Robert Eaker

image with the words practicing what we preach

Practicing What We Preach: Continuous Improvement and the PLC at Work Process

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An essential characteristic of a true professional learning community is continuous improvement—a “persistent disquiet with the status quo” and a constant search for better practice (DuFour et al. 2016). Until every student is learning at high levels, there is a pressing need—an intrinsic desire—to identify and more deeply implement practices, policies, and dispositions that will improve both student and adult learning.

This focus on collective inquiry and continuous improvement is how the PLC at Work® framework was first created. In the 1980s when Richard DuFour, Robert Eaker and the educators at Adlai Stevenson High School began their focus on collaboration, there were not “Three Big Ideas” or “Four Critical Questions” to guide their efforts. Instead, they began by asking this question: “If we have limited time and resources to collaborate, then what are actions we can take that are proven to best increase student learning and build our staff’s capacity to work in high-performing teams?” They did not guess at what these actions would be, but instead committed to collective inquiry—learning together about research-based best practices. Then they applied what they learned, gathered targeted evidence to determine if their actions were actually helping more students learn, and used that information to determine their next topics of study. The goal was not simply to learn a new strategy, but to create the conditions for job-embedded learning and continuous improvement. Read more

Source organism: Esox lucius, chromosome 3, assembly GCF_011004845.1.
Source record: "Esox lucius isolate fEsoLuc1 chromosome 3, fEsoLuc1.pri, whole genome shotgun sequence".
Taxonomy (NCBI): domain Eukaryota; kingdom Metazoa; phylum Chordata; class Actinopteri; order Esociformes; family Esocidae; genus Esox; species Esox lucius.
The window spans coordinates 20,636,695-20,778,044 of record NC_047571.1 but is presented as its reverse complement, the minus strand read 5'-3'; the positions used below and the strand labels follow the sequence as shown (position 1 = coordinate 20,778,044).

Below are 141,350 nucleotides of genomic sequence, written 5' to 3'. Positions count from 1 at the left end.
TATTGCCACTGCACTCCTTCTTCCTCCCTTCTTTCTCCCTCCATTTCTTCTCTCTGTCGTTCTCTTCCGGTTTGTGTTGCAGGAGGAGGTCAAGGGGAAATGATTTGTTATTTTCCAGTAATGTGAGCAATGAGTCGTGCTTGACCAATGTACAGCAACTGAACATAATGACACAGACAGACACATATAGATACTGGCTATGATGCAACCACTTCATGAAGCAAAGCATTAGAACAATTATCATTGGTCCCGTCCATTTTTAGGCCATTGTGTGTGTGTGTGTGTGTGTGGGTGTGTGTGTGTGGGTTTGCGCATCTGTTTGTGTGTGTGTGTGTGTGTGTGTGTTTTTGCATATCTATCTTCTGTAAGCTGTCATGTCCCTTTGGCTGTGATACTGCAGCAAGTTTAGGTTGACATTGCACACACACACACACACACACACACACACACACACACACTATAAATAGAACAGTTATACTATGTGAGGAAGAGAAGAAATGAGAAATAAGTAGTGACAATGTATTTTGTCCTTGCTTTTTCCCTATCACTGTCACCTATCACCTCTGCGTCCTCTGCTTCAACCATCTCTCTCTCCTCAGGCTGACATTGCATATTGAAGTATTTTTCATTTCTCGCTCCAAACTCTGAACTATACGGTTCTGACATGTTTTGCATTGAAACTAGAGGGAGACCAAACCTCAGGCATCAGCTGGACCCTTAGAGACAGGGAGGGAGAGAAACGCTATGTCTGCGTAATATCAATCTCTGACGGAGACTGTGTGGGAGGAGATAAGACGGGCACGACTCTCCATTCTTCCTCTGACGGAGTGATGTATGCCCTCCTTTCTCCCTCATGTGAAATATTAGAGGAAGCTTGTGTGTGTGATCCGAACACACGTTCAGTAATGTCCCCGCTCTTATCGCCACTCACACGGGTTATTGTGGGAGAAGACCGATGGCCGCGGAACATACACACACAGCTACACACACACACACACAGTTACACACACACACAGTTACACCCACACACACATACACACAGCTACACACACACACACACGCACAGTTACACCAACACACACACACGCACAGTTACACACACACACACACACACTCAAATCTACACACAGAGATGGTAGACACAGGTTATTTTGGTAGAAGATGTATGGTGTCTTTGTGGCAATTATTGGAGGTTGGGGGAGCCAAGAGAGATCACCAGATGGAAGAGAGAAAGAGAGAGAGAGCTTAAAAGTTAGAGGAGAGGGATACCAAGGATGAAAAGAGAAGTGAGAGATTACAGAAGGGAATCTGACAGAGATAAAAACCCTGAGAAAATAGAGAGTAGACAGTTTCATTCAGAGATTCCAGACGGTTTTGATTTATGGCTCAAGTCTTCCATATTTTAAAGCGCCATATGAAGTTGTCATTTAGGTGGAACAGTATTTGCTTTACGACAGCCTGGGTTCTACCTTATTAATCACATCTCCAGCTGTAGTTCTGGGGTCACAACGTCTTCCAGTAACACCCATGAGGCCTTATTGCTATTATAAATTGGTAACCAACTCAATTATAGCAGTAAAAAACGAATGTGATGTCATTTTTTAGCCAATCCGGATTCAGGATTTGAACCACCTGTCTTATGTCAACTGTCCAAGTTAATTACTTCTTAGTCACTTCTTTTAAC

Leading PLCs at Work Districtwide: From Boardroom to Classroom

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Every year hundreds of educators visit White River School District to observe the work of our collaborative teams and the districtwide systems that are in place to impact the work of our teams. We invite them to pull up a chair alongside our teacher teams and observe how they analyze data along with student work, and plan for additional time, support, and extensions–kid-by-kid and skill-by-skill. We share the tools our teachers use, from the websites that house unit plans, resources, and data, to job descriptions for our team leaders, to data collection tools. By observing the teams in action the things we are “tight” about across the district quickly become apparent, as well as how the work throughout our district aligns—from the boardroom to the classroom.

Well, we finally got our act together and put it all into a book (Leading PLCs at Work Districtwide, 2021). This book provides practical, step-by-step guidance that we hope will ignite educators as they lead and align the work of a professional learning community districtwide. Chock-full of practical resources, it should become a coveted resource for any district. Read more

What can you do in 100 days?

What Can You Do in 100 Days?

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Based on 100-Day Leaders: Turning Short-Term Wins Into Long-Term Success in Schools

Our book, 100-Day Leaders, makes the case for immediate change—change that can take place in a single semester. We argue that change must take place now, just as the US Constitution, one of Dostoevsky’s best novels, and some of the world’s best music were all created within 100 days. This is not just one more leadership strategy; it’s a moral imperative.

Imagine that you took your child to kindergarten and the principal said, “We’re working on a great literacy program, and we expect to fully implement it in five to seven years because, after all, that’s how long it takes for effective change.” You might say, “Thanks a heck of a lot, but my five-year-old child will be 12, and it’s a bit late at that point for your hot, new literacy program to become effective!” Read more